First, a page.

World Cup 2014: Blue-and-white Argentina army invades Rio are are convinced Lionel Messi's time has come

The Barcelona forward had a subdued performance in Argentina's opening game before scoring a superb winner

Rio de Janeiro

“Y ya lo ve / y ya lo ve / El que no salta / es un ingles!” “Now you see / now you see / He who doesn’t jump / Is an Englishman.”

England should be flattered that Argentina’s favourite football chant, that had 70,000 of them shaking the foundations of the Maracana on Sunday night, takes the trouble to castigate them. What do they have to hate the English for, really? David Beckham’s supine sidefoot in to an strangely unstable Diego Simeone? Peter Shilton’s inability to outjump the floating hand of a man approaching a full foot shorter than him?

Of course, there’s the Falklands, but it’s clear now that the Argentina team’s highly controversial intervention on that delicate issue was just a diversionary tactic, a false flag to detract attention from the carefully planned invasion their wild army of fans has launched on an unready Rio de Janeiro.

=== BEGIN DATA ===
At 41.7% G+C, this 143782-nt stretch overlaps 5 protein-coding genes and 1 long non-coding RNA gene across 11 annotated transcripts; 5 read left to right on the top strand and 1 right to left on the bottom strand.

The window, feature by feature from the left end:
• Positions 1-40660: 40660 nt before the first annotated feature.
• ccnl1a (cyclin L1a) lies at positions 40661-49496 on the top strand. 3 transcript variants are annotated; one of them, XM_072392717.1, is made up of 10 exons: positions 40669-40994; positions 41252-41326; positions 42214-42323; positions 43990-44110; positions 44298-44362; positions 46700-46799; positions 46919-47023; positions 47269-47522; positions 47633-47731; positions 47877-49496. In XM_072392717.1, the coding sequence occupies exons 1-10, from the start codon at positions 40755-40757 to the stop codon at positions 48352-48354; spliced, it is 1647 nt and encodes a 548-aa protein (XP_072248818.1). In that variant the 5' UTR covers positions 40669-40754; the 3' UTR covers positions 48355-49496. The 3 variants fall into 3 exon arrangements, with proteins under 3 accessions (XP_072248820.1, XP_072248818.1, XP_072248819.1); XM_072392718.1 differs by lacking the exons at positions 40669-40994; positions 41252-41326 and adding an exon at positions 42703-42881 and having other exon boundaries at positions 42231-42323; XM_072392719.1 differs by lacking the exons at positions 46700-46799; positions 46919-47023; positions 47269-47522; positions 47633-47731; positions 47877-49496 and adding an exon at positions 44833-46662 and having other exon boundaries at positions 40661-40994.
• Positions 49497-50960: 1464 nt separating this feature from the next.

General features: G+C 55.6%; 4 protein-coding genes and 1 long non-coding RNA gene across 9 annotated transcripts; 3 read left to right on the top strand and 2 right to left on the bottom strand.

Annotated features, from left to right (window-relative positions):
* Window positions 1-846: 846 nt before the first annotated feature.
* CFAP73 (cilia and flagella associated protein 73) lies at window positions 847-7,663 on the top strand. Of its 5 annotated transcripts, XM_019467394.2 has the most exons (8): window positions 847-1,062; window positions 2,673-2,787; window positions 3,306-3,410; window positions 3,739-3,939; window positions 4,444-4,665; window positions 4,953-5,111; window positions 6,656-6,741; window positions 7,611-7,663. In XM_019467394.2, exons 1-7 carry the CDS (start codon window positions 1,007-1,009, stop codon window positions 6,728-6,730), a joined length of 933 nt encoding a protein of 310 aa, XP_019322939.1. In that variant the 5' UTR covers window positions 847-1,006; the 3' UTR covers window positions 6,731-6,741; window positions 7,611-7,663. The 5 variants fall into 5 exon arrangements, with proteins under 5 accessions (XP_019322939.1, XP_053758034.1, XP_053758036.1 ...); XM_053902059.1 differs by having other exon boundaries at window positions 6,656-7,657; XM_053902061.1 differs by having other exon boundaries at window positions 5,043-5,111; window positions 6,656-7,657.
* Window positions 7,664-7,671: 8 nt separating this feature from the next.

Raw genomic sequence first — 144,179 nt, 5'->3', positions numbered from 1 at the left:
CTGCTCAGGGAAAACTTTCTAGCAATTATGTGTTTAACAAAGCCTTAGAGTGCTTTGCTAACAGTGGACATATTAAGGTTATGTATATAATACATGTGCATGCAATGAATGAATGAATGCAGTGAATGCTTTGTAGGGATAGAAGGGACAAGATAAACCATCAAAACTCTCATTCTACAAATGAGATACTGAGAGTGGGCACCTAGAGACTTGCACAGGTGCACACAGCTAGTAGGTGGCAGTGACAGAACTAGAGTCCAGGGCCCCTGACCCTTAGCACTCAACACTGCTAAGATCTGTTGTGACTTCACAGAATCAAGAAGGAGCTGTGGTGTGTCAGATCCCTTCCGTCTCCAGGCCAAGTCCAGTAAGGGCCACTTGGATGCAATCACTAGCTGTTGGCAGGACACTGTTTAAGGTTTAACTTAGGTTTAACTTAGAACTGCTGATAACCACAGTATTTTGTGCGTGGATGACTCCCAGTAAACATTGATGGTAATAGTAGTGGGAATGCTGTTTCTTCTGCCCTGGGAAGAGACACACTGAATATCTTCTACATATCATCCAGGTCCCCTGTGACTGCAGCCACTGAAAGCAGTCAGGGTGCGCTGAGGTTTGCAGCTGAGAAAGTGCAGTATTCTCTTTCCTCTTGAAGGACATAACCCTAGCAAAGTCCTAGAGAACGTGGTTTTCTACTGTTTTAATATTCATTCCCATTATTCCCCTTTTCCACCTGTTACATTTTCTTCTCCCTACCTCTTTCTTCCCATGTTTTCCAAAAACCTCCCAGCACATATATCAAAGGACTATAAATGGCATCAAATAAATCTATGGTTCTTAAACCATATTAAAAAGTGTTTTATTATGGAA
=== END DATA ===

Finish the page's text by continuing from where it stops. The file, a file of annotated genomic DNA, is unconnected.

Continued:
Read more: Messi delivers ominous warning
Match report: Argentina 2 Bosnia-Herzegovina 1
Messi 'relieved' after win

Buenos Aires is a two-and-a-half-hour flight or a 40-hour bus ride from Rio, but to be on Copacabana over the past 48 hours you could be forgiven for imagining they could only have come via a D-Day style amphibious landing. The volleyball nets, the football goals that line that most famous stretch of sand are all daubed in the light blue and white of the Albicelestes, the caipirinha-serving kiosks rocking to Argentine chants, regardless of who is playing. Several of the fans have been found lying on the beach in the morning. “We can’t afford a hotel,” said Miguel Doran, “but we are not missing this. No way”.


On Sunday night, as the metro trains rolled up the length of Copacabana, huge numbers piled on at every stop, instantly joining in with the singing that did not stop for a moment as the trains turned north, towards that great football cathedral, the Maracana, in the city’s more authentic heart. “It’s the World Cup, in Brazil. And we are better than them,” said Fernando Fredrique, 26, from Buenos Aires. “Leo Messi – this is his moment. This is our time. Rio. The Maracana, this is our home now.”

Argentina fans in front of the Maracana stadium for the FIFA World Cup 2014 group match between Argentina and Bosnia-Herzecovina Argentina fans in front of the Maracana stadium for the FIFA World Cup 2014 group match between Argentina and Bosnia-Herzecovina  

On Sunday Messi did what he has failed to do at two previous World Cups and scored the kind of breathtaking solo goal he has done almost countless times for Barcelona. Afterwards he said the support had been amazing, but he was sure “it will be the same in Porto Alegre and Belo Horizonte”, where they play their next two matches.

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